Meier, P.S., Donmall, M.C. and Heller, R. (2004) Counselling provision in specialist drug treatment services. Journal of Substance Use, 9 (1). pp. 44-51. ISSN 1475-9942Full text available as:
Background - Counselling is one of the most common treatment options in drug services, and recent research has convincingly demonstrated its effectiveness if certain quality parameters regarding intensity and qualifications of those providing it are observed. However, there is a remarkable paucity of literature on the nature of counselling provision in UK drug treatment.
Aims - To describe the extent and nature of counselling provision in UK drug treatment services.
Method - A national survey of specialist drug services in England and Wales was carried out, and information was obtained from 326 services.
Results - Levels of counselling provision were very similar in nonstatutory, community-based, residential day care and statutory, community-based services (around 90%), with slightly lower levels in inpatient services (78%, difference not significant). In the majority of services (74%), individual sessions were provided by drug workers without counselling accreditation. In 32% of agencies, counselling was provided only by drug workers, whereas 36% of agencies employed both drug workers and accredited counsellors. In 17% of agencies, sessions were run by accredited counsellors only. Volunteers without formal training provided one-to-one sessions in 27% of agencies, mostly in agencies also employing counsellors and drug workers. Most agencies (66%) operated a schedule of weekly sessions; 12% of agencies offered fortnightly or less frequent sessions, whereas 15% of agencies offered several sessions a week. More than three-quarters of all sessions were scheduled to last between 50 and 60 minutes.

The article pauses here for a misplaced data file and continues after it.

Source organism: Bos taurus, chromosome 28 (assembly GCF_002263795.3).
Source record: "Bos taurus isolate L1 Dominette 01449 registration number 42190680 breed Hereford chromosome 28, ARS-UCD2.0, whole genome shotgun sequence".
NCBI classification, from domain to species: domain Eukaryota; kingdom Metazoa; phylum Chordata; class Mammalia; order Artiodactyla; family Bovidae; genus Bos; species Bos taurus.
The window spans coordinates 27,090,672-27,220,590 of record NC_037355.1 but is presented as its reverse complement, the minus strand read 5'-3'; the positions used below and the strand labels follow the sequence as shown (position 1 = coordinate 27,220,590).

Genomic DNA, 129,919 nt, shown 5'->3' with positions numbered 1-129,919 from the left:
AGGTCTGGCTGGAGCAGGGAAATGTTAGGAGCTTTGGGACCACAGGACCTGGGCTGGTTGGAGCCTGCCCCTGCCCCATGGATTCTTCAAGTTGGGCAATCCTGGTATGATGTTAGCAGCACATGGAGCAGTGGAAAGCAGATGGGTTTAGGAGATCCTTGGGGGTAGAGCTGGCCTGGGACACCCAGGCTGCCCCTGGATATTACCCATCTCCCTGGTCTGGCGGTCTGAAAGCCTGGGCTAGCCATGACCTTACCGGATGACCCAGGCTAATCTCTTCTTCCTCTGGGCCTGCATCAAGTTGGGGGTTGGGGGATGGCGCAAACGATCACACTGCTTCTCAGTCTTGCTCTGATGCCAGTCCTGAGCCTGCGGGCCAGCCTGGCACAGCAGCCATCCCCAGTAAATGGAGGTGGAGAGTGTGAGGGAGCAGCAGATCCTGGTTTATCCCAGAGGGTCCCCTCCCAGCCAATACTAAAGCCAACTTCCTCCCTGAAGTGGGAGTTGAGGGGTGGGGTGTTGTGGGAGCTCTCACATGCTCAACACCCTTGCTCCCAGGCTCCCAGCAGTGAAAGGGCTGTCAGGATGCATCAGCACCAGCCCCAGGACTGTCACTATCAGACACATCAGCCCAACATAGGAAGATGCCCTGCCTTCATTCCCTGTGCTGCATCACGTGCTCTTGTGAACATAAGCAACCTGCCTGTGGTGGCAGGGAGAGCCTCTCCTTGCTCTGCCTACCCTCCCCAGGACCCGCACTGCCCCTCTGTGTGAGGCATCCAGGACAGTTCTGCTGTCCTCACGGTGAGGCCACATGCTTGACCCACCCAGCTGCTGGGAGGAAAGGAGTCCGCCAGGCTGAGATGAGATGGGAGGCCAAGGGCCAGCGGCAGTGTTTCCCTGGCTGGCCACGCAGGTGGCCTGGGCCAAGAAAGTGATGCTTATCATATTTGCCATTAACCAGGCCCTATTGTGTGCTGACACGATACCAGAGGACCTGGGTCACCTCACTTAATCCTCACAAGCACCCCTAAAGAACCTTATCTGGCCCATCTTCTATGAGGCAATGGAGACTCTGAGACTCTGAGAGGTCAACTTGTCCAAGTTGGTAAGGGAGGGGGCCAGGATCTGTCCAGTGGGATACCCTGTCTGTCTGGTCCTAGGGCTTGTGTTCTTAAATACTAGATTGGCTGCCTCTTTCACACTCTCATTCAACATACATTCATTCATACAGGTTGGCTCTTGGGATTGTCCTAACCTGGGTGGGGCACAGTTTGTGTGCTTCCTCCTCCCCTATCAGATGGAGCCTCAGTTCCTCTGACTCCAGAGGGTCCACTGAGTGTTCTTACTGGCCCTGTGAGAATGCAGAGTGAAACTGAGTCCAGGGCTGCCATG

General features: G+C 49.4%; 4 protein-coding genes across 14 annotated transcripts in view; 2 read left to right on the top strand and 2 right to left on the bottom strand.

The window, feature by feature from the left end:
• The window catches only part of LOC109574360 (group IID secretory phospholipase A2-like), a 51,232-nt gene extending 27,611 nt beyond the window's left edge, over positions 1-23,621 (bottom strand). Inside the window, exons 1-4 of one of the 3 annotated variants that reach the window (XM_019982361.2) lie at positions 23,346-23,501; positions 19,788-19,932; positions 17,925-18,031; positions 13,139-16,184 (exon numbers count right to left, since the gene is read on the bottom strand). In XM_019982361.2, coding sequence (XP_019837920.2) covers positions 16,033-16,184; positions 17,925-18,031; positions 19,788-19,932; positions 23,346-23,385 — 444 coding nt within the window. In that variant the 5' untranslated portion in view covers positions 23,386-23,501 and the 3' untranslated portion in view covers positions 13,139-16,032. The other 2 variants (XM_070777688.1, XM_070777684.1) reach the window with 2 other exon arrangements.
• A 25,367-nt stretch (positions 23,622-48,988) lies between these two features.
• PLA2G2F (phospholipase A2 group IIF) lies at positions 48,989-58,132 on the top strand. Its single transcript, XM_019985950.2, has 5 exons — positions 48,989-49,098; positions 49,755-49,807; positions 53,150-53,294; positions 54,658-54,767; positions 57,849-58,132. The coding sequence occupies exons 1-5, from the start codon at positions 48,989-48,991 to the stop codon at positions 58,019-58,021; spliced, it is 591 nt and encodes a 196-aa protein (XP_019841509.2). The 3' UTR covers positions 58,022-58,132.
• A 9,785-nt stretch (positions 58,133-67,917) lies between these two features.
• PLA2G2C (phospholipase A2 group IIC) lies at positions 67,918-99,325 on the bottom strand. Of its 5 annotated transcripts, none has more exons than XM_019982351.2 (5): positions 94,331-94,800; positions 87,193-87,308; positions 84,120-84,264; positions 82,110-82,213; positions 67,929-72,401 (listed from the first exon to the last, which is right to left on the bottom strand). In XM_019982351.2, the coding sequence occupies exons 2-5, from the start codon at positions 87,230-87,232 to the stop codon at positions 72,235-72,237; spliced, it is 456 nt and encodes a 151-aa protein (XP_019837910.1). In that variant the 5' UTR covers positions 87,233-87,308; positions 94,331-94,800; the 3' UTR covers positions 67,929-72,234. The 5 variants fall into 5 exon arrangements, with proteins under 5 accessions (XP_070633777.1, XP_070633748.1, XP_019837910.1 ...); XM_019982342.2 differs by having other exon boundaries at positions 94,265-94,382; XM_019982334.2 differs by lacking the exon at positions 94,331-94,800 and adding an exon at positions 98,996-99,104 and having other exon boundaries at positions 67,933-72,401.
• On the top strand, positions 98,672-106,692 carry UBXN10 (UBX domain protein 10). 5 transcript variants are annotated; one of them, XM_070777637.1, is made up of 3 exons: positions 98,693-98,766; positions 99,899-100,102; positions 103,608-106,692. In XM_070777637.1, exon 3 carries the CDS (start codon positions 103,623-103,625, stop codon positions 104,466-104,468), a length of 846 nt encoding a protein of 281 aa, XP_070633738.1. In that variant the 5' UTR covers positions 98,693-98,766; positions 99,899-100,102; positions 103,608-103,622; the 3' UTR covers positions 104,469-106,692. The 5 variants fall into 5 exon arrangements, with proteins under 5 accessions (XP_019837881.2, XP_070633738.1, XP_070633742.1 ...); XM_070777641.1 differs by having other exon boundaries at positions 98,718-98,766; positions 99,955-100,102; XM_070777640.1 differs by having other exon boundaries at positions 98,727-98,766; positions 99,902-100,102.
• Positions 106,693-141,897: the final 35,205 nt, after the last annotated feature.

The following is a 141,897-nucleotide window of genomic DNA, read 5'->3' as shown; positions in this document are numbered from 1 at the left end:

Conclusion - Typically, counselling is provided on a weekly to fortnightly basis by drug workers without formal counselling qualifications. In-depth research is needed to examine whether and how sessions provided by drug workers differ from sessions provided by counsellors, as past research has only demonstrated the effectiveness of counselling in studies using highly trained counselling staff.
|Copyright, Publisher and Additional Information:||© 2004 Taylor & Francis. This is an author produced version of a paper published in Journal of Substance Use. Uploaded in accordance with the publisher's self-archiving policy.|
|Keywords:||drug treatment, counselling, service provision|
|Institution:||The University of Sheffield|
|Academic Units:||The University of Sheffield > Faculty of Medicine, Dentistry and Health (Sheffield) > School of Health and Related Research (Sheffield) > Section of Public Health (Sheffield)|
|Depositing User:||Repository Officer|
|Date Deposited:||18 Jun 2009 13:48|
|Last Modified:||08 Feb 2013 16:58|
|Publisher:||Taylor & Francis|